That would be correct, yes. For a paragraph 253(a) charge, there first of all has to be evidence of impaired driving. If they don't feel it's alcohol and they think it's drugs, if this legislation were to pass, the person would then be demanded to do roadside screening, like the standard field sobriety tests at the roadside. If they were to fail those, then that would give the police the opportunity to demand that the person complete a DRE evaluation, which is much more intensive and takes longer to do. It looks at clinical indicators as well as some of the standard field sobriety tests. If the DRE then says, yes, this person is impaired in their ability to operate a motor vehicle, and they are able to identify the drug class, then they will demand a sample of a body fluid—it could be urine or saliva or blood—for analysis by the lab to corroborate that finding.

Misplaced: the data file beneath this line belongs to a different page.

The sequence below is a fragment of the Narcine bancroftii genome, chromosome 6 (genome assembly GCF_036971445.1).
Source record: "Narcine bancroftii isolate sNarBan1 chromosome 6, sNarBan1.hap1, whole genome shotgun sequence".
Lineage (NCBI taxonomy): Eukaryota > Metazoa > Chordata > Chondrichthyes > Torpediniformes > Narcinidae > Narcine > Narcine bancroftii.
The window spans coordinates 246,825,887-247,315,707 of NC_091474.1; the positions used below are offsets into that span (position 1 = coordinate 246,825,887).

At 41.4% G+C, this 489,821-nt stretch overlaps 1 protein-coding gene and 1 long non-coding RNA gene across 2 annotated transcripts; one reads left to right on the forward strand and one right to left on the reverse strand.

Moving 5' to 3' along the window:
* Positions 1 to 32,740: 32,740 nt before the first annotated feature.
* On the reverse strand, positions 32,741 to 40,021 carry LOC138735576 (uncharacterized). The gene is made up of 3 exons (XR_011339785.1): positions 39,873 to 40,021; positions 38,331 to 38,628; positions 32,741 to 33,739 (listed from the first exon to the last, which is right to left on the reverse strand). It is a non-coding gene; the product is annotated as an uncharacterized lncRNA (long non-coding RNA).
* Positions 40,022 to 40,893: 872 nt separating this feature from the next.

On June 12th, 2007. See this statement in context.